The killer in Manila: Philippine capital city is locked down, schools are closed and mass gatherings banned to stop coronavirus spread
- President Rodrigo Duterte announced strict immigration curbs and a halt on domestic land, sea and air travel to and from Manila
- The firebrand leader underwent a test himself this week due to possible exposure from attening the same event as an official who later tested positive
- The Philippines’ Department of Health has so far confirmed 49 cases of the deadly coronavirus in the country, with at least 2 recorded fatalities
- Coronavirus has been classed as pandemic by the World Health Organization
- At least 125,000 patients have been infected worldwide and over 4,000 have died since the outbreak began last December
- Coronavirus symptoms: what are they and should you see a doctor?
Philippine President Rodrigo Duterte announced strict immigration curbs and a halt on domestic land, sea and air travel to and from Manila, in what he called a ‘lockdown’ of the capital to arrest the spread of coronavirus on Thursday.
Rodrigo approved a resolution allowing a raft of measures – including bans on mass gatherings, a month of school closures and community quarantining, and threatened to jail local officials who defied government orders.
The firebrand leader, who underwent a test himself this week due to possible exposure, said the measures would include banning foreigners travelling from countries with domestic transmissions from entering the Philippines.
Philippine President Rodrigo Duterte announced strict immigration curbs and a halt on domestic land, sea and air travel to and from Manila to arrest the spread of coronavirus on Thursday (firefighters pictured spraying water at a school yard in the capital on Wednesday)
The Philippines has appeared to follow in the footsteps of Italy as the European country implemented a nationwide lockdown in a desperate bid to contain the spread of COVID-19 earlier this week.
The news follows confirmation on Saturday of the Philippines’ first domestic transmission of the virus, and a subsequent rise in cases daily to 52, among those five deaths, resulting in the Manila lockdown.
‘We do not want to use that (term). But it is a lockdown,’ Duterte said in a televised announcement.
‘There is no struggle of power here. It is a matter of defending and protecting you from COVID-19.’
Inmates are seen wearing face masks to protect against COVID-19 inside Manila City Jail on Thursday
Rodrigo (pictured last May) approved a resolution allowing a raft of measures – including bans on mass gatherings, a month of school closures and community quarantining
The curbs on travel and scope for mass quarantining would be among the strictest domestic coronavirus restrictions outside China and Italy, which have combined more than 90,000 confirmed cases.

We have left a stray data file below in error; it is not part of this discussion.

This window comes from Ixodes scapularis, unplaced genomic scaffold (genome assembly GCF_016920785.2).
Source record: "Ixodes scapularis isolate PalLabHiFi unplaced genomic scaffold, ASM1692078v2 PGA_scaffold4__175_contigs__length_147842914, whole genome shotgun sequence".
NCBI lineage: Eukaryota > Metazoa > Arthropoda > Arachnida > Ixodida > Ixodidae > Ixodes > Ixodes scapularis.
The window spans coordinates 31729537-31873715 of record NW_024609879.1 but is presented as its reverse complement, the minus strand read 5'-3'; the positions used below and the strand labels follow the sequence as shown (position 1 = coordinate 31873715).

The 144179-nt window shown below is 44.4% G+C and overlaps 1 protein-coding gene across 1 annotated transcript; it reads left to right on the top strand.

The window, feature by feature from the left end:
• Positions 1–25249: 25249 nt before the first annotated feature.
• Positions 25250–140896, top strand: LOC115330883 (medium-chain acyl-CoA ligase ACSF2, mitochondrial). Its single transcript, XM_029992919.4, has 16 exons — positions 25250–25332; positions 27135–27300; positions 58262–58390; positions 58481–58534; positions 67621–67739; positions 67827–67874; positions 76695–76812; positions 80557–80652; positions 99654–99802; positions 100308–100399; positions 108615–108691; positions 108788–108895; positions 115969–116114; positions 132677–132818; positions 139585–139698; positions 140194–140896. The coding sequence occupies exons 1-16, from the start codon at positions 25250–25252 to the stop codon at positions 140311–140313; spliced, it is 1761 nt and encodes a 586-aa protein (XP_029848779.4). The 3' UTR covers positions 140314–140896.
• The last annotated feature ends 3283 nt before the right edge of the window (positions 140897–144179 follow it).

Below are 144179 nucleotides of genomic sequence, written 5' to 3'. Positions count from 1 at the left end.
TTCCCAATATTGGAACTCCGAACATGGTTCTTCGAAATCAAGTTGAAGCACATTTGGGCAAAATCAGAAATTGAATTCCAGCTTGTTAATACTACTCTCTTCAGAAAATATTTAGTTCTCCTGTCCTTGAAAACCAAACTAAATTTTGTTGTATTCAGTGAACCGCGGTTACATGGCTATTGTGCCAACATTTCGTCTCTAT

Last week, the politician attended the same event as an official who later tested positive for the coronavirus, and will know his result on Saturday.
Six cabinet ministers, 16 lawmakers, six Manila mayors and the central bank governor were undergoing self-quarantine as a precaution.
Despite having relatively few confirmed infections, health authorities are keen to halt the spread of the virus, having last year dealt with major outbreaks of dengue and measles, and the first cases of polio in two decades.
The politician has threatened to jail local officials who defied government orders (prisoners pictured attempting to protect themselves from COVID-19)
The biggest concern is Manila, an urban sprawl of 16 cities fused together, known for its overcrowded slums, limited open spaces and horrendous traffic congestion.
Its population is officially nearly 13 million, but the real number is believed to be far greater due to unchecked migration and millions of informal settlers.
The resolution advises quarantining urban communities where there are confirmed cases in two separate households, and extending that to municipalities and cities where there are outbreaks in different districts.
Duterte said it was possible the measures ‘could create public disturbances or disorder’, but hoped people would see sense.
‘It is a serious one, it is true,’ he said. ‘Do not kill yourself with worry because government is doing everything possible to make it at least controllable.’
The Philippines has followed in the footsteps of Italy as the European country implemented a nationwide lockdown in a bid to contain the spread of COVID-19 this week (Genoa pictured o Thursday)